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OT: Maybe Colleges Recruiting Middle School Kids Isn't So Bad After All

Real Madrid signs a Argentinian who, in America, would be a second grader.

http://espn.go.com/sports/soccer/news/_/id/6843531/real-madrid-signs-7-year-old-argentine-prospect-leonel-angel-coira

Worse doesn’t make bad not bad. This is pathetic. Kid probably loves soccer but I bet there will come a day that he doesn’t. Probably won’t ever get to live a life.

These stories aren’t always so bad, especially in a sport like soccer where you see a lot of kids taken out of 3rd world (or near it) conditions and put into academies in very nice parts of the world. A kid like Lionel Messi had all his medical bills paid for as an 11 year old by FC Barcelona and is now going to go down as one of the greatest players of all time, making millions and millions of dollars doing so.

I realize this isn’t almost ever the case, but there are lots of stories of this happening in soccer where European teams pull African and South American kids into their youth systems at very young ages and these players wind up having very nice lives. It’s a way out of poverty for many of them, and at the very least it’s a way to see the world and play a game they love.

I don’t see this as all that scandalous, personally.

[quote="BeerNitLion, post:2, topic:2590"]Worse doesn't make bad not bad. This is pathetic. Kid probably loves soccer but I bet there will come a day that he doesn't. Probably won't ever get to live a life.[/quote]

These stories aren’t always so bad, especially in a sport like soccer where you see a lot of kids taken out of 3rd world (or near it) conditions and put into academies in very nice parts of the world. A kid like Lionel Messi had all his medical bills paid for as an 11 year old by FC Barcelona and is now going to go down as one of the greatest players of all time, making millions and millions of dollars doing so.

I realize this isn’t almost ever the case, but there are lots of stories of this happening in soccer where European teams pull African and South American kids into their youth systems at very young ages and these players wind up having very nice lives. It’s a way out of poverty for many of them, and at the very least it’s a way to see the world and play a game they love.

I don’t see this as all that scandalous, personally.

I don’t know the details, so I won’t comment other than to say I hope you are right.

Is it better or worst to give VERY POOR students free tuition to elite expensive HS prep schools then free tuition to elite expensive universities because they are good at playing a sport.

[quote="BeerNitLion, post:2, topic:2590"]Worse doesn't make bad not bad. This is pathetic. Kid probably loves soccer but I bet there will come a day that he doesn't. Probably won't ever get to live a life.[/quote]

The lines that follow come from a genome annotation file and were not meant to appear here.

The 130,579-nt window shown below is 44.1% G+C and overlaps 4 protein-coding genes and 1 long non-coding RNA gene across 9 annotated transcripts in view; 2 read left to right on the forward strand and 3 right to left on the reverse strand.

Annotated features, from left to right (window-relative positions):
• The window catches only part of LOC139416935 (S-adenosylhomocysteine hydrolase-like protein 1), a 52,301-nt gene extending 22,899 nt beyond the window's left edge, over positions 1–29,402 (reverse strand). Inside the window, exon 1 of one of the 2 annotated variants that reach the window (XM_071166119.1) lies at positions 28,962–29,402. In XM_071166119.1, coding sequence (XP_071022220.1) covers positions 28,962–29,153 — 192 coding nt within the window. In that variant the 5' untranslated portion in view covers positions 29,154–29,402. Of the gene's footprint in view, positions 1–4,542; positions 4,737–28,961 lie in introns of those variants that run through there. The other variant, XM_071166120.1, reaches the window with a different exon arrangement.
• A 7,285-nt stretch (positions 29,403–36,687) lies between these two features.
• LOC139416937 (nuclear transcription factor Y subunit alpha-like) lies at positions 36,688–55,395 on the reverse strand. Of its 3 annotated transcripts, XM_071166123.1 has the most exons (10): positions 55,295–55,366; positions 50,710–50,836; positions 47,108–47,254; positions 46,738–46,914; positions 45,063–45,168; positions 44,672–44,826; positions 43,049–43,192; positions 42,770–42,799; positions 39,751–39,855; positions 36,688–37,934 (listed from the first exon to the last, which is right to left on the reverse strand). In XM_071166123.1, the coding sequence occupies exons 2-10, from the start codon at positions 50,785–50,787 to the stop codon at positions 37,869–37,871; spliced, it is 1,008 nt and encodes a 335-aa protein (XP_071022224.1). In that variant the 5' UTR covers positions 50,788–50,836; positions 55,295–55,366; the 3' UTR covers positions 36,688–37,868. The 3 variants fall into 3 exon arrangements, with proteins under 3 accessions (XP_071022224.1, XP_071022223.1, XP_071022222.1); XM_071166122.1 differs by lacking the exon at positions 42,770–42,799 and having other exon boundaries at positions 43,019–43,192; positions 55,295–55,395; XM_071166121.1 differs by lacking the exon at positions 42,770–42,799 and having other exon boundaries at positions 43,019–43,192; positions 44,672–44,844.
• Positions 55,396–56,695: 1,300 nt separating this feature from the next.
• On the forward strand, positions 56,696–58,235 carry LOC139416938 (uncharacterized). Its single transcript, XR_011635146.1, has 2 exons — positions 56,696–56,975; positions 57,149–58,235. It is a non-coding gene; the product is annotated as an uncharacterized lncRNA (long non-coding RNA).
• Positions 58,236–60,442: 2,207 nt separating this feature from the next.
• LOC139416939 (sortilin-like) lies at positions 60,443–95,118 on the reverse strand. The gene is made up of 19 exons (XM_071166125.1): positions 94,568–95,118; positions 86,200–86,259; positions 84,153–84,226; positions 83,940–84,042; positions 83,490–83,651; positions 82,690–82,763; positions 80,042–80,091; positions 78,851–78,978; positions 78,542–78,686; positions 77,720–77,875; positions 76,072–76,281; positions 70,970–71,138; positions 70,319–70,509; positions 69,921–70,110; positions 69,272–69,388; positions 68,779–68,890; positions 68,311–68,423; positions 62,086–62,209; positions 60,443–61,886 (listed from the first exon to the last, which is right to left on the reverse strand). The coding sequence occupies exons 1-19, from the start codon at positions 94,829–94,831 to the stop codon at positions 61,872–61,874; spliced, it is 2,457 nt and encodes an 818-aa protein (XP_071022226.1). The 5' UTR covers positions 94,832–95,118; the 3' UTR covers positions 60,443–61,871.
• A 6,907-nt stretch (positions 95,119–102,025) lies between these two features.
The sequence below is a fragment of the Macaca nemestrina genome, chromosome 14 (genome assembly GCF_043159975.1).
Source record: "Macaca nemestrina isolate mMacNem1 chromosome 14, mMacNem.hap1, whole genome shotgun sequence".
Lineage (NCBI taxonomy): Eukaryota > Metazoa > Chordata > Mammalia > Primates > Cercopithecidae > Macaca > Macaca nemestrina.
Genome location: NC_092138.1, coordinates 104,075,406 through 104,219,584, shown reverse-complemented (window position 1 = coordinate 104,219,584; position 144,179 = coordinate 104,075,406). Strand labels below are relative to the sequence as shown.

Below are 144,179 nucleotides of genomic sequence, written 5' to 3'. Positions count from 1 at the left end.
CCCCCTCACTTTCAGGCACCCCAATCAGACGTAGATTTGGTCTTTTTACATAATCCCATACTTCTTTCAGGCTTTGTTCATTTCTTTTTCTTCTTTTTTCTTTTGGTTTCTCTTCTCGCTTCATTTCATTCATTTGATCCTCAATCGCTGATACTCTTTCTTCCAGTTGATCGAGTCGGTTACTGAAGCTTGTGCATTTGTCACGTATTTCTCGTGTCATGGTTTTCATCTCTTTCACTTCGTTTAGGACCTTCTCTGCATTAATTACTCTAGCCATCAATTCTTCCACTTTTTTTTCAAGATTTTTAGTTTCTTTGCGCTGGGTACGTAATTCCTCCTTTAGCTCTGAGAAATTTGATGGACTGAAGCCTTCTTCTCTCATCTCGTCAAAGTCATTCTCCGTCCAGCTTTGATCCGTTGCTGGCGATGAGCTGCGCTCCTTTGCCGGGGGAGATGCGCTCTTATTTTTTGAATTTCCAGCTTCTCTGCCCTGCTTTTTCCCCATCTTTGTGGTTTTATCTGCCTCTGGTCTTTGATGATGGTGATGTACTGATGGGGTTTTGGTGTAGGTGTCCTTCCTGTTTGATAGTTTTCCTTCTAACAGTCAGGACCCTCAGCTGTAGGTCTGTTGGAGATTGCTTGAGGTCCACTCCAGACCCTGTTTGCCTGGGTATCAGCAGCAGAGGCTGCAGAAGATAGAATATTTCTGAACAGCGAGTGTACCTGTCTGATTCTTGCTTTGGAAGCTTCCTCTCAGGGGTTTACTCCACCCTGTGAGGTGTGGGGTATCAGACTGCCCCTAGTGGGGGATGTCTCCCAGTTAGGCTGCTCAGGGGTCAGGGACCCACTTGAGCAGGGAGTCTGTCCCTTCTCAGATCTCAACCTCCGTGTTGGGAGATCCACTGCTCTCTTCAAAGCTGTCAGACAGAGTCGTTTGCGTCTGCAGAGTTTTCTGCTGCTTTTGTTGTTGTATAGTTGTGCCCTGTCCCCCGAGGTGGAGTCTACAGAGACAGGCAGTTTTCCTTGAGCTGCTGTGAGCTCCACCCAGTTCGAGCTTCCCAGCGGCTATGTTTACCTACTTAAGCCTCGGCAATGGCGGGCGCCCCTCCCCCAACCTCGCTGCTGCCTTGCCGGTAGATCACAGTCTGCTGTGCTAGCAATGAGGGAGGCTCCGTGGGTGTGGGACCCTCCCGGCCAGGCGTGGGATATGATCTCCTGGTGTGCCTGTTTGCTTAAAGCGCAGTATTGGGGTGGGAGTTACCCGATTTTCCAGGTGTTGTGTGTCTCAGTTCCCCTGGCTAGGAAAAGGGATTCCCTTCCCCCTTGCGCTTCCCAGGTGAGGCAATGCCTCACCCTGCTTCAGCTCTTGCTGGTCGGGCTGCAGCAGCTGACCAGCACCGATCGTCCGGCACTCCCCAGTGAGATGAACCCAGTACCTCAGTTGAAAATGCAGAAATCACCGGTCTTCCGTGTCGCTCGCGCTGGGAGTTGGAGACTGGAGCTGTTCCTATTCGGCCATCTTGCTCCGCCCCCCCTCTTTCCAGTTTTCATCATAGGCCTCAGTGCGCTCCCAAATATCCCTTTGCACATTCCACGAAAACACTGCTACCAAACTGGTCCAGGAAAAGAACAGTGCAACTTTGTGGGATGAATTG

These stories aren’t always so bad, especially in a sport like soccer where you see a lot of kids taken out of 3rd world (or near it) conditions and put into academies in very nice parts of the world. A kid like Lionel Messi had all his medical bills paid for as an 11 year old by FC Barcelona and is now going to go down as one of the greatest players of all time, making millions and millions of dollars doing so.

I realize this isn’t almost ever the case, but there are lots of stories of this happening in soccer where European teams pull African and South American kids into their youth systems at very young ages and these players wind up having very nice lives. It’s a way out of poverty for many of them, and at the very least it’s a way to see the world and play a game they love.

I don’t see this as all that scandalous, personally.

I remember a big outcry when the system from the Soviet and Communist countries was unvailed. The youngsters are identified as having talent, and are basically taken away from their families to train throughout the rest of their childhood.

When it was unvailed, it was deemed cruel.

I think it is still a 7-year-old. Doesn’t seem right.

I think this is a bit of a unique situation. It’s not like ALL 7-year olds are being signed. This kid has an older brother with a pro team in Spain, a dad who coaches youth soccer, and he’s playing near where he already lives. It’s a year to year thing, if it doesn’t continue panning out he will likely be done with it. If it does, well he should have probably been there in the first place and this won’t be an issue.

It seems a bit strange to many Americans I guess, because we’re so accustomed to how things are done here and where we try to shelter kids until the age of about 35. But I really don’t think it’s that big of a deal, it’s not like they’re sending him to a concentration camp or something… it’s soccer!